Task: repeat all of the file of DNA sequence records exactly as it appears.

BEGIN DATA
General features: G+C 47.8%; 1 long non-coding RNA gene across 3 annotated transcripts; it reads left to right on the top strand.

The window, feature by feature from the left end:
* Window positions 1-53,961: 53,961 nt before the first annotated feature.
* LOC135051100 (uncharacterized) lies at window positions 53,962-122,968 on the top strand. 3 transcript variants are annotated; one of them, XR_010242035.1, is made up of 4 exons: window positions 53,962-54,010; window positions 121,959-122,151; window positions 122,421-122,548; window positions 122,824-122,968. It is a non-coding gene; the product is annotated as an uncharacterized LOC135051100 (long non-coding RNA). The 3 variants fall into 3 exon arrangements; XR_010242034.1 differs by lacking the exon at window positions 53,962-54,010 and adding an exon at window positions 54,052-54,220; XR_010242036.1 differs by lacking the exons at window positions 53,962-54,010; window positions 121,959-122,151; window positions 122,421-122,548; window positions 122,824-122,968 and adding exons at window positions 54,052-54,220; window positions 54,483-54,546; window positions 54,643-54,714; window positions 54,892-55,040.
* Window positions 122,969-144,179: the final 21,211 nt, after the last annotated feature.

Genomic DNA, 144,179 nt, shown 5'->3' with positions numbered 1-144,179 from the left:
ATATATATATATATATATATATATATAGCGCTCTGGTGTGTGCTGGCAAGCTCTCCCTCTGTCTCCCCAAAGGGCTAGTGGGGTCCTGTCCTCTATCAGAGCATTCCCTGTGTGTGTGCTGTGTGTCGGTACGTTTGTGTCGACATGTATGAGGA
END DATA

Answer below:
General features: G+C 47.8%; 1 long non-coding RNA gene across 3 annotated transcripts; it reads left to right on the top strand.

The window, feature by feature from the left end:
* Window positions 1-53,961: 53,961 nt before the first annotated feature.
* LOC135051100 (uncharacterized) lies at window positions 53,962-122,968 on the top strand. 3 transcript variants are annotated; one of them, XR_010242035.1, is made up of 4 exons: window positions 53,962-54,010; window positions 121,959-122,151; window positions 122,421-122,548; window positions 122,824-122,968. It is a non-coding gene; the product is annotated as an uncharacterized LOC135051100 (long non-coding RNA). The 3 variants fall into 3 exon arrangements; XR_010242034.1 differs by lacking the exon at window positions 53,962-54,010 and adding an exon at window positions 54,052-54,220; XR_010242036.1 differs by lacking the exons at window positions 53,962-54,010; window positions 121,959-122,151; window positions 122,421-122,548; window positions 122,824-122,968 and adding exons at window positions 54,052-54,220; window positions 54,483-54,546; window positions 54,643-54,714; window positions 54,892-55,040.
* Window positions 122,969-144,179: the final 21,211 nt, after the last annotated feature.

Genomic DNA, 144,179 nt, shown 5'->3' with positions numbered 1-144,179 from the left:
ATATATATATATATATATATATATATAGCGCTCTGGTGTGTGCTGGCAAGCTCTCCCTCTGTCTCCCCAAAGGGCTAGTGGGGTCCTGTCCTCTATCAGAGCATTCCCTGTGTGTGTGCTGTGTGTCGGTACGTTTGTGTCGACATGTATGAGGA